Powers of Attorney: Do I really need one?
People are now living longer than they ever have before, causing a vast increase in individuals being unable to deal with their own affairs due to diminished mental capacity. As such, it is becoming more common for people to make a Power of Attorney at the same time as they make a Will. It is essential that should you lose the capacity to deal with your own matters, perhaps because of dementia, that you have arrangements in place to ensure that your nominated relatives or friends are appointed to look after your needs.
If you have not made your own arrangements by having a Power of Attorney in place then, if you are fortunate, a close member of your family will apply to the Court of Protection to become your Deputy, but this is a much more cumbersome and expensive exercise than giving someone Power of Attorney. If any family members are unable to step forward, the Local Authority in your area could apply, which gives them total control over your finances.
Making a Power of Attorney is relatively straightforward if using an experienced solicitor to assist you. You are able to decide who you want to deal with your money and property and also who you want to deal with your own personal welfare. You can assign one or more people and can decide whether they need to act on all matters collectively or whether some issues could be dealt with by just one of your appointed Attorneys. You can appoint substitute Attorneys in case someone is unable or unwilling to take up the role.
Most importantly, you can give written guidance or instructions to your Attorneys. This is most important when dealing with your personal welfare. You may want to give directions to your Attorneys as to where you should live should you be unable to continue independently in your own home, what type of care you would like and, perhaps most importantly, you can give direction as to end of life care. You can make certain your Attorneys know what you would want to happen in certain scenarios so that they can give the information, with legal force, to any doctors or health care specialists.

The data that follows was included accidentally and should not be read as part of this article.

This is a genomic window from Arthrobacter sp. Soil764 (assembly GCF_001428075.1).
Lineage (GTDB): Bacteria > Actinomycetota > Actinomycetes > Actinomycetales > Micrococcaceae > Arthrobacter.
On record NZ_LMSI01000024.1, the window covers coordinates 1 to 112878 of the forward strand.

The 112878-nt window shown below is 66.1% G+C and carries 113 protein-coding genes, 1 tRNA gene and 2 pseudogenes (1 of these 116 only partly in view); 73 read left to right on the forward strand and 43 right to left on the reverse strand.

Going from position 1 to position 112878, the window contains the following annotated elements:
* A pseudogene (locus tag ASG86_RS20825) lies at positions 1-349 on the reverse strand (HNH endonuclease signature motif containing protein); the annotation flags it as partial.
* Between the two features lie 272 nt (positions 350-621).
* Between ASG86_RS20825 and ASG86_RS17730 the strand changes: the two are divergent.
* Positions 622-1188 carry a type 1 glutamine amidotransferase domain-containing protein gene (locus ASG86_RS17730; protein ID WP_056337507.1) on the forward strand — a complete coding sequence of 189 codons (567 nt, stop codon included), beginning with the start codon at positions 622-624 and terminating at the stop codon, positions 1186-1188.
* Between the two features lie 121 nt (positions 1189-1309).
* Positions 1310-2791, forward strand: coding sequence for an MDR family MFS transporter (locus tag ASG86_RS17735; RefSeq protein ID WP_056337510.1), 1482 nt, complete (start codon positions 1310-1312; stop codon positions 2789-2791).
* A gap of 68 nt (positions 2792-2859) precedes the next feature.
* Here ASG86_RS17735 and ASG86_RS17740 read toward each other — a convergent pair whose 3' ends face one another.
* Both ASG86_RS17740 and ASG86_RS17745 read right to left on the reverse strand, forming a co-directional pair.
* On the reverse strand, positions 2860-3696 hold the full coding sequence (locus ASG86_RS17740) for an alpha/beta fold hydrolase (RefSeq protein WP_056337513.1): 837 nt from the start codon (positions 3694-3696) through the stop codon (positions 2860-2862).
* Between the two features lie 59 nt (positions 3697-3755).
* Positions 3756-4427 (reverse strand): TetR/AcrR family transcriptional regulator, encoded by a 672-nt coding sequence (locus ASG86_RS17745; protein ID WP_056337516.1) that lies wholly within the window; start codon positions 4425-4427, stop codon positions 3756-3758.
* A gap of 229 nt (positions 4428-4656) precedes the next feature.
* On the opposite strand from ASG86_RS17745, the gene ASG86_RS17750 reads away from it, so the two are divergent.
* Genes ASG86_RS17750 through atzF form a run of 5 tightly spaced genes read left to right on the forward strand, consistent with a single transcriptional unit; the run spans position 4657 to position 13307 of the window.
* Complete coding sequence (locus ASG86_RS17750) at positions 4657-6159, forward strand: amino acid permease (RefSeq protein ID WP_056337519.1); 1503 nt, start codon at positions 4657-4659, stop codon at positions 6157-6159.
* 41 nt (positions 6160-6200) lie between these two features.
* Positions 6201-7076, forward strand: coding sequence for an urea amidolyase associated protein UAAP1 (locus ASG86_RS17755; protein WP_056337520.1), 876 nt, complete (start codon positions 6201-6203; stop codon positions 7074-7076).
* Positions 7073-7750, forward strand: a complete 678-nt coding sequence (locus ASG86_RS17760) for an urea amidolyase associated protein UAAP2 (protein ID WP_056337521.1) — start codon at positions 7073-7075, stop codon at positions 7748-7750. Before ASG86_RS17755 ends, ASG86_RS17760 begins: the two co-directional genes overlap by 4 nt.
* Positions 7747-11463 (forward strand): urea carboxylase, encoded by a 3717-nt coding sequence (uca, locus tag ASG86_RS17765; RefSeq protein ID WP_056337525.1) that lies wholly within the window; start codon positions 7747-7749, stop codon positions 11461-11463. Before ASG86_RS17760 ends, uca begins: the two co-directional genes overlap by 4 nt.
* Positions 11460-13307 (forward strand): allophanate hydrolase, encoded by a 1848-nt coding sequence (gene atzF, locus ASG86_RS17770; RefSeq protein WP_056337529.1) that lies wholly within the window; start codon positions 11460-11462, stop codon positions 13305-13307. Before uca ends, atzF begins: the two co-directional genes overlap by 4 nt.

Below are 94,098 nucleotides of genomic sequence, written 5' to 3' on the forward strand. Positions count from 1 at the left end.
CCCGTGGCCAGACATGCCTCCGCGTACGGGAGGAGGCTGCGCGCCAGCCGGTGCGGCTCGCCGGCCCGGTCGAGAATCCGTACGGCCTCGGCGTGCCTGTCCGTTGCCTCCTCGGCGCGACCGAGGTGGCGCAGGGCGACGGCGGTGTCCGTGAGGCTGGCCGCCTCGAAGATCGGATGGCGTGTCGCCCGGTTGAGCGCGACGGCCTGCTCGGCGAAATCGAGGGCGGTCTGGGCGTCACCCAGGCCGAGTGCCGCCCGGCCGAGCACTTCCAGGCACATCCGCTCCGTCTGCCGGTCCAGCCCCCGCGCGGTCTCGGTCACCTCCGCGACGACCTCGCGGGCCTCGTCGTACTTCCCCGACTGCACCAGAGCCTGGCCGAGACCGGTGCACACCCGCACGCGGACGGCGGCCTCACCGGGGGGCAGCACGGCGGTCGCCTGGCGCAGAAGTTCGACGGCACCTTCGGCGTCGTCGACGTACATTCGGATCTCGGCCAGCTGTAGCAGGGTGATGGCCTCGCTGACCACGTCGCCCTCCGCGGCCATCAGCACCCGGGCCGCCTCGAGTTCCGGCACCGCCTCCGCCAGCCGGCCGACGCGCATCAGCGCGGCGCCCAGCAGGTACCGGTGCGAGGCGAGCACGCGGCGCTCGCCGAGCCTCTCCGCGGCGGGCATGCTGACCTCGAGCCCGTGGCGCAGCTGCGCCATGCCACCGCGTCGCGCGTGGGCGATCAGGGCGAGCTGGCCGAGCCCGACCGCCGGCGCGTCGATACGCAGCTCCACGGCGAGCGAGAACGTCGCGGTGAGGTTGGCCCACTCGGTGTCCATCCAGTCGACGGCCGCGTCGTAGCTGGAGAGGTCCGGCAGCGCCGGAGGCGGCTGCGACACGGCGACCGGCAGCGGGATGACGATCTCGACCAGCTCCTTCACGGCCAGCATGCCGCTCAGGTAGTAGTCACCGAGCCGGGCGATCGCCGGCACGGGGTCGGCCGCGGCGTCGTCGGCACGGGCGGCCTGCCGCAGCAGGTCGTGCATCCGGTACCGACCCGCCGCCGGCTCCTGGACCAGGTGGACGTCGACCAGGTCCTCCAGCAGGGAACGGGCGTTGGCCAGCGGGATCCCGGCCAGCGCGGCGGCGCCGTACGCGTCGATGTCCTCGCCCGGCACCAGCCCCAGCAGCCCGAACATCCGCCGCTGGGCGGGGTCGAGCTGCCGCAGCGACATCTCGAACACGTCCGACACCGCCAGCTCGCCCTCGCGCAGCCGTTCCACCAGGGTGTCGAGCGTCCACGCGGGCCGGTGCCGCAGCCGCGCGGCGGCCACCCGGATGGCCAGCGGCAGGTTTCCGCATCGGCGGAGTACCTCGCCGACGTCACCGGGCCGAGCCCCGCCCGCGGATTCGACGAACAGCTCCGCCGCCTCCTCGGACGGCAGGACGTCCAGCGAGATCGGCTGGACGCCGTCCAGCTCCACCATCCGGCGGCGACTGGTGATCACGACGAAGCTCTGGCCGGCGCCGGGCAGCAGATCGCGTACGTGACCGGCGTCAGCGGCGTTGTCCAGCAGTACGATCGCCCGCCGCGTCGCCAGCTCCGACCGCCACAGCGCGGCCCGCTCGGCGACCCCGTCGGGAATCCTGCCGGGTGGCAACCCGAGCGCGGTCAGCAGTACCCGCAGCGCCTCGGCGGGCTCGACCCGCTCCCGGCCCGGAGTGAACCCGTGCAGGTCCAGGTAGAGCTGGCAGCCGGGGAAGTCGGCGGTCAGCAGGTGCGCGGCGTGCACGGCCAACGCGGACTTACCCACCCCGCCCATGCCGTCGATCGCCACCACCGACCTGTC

Unfortunately, far too many people leave it too late to deal with these essential documents, necessitating their loved ones to approach the Court of Protection. The right solicitor can help you avoid all the unnecessary expenditure, doubt and distress.
At Gelbergs, we have substantial experience of dealing with Powers of Attorney and will explain all aspects of this quite complicated area to you in straightforward terms to make the whole exercise as simple and straightforward as possible. We are happy to arrange a home visit within the North and East London areas if you cannot get to our office.
For more information or to book an appointment to see our Wills and Power of Attorney Solicitors, please visit our website www.gelbergs.co.uk or contact us on 0207 226 0570or by email firstname.lastname@example.org.
Gelbergs have kindly offered a 15% discount on the firm’s fees for any legal matter if you let them know that you heard about them via Bluebird Care.
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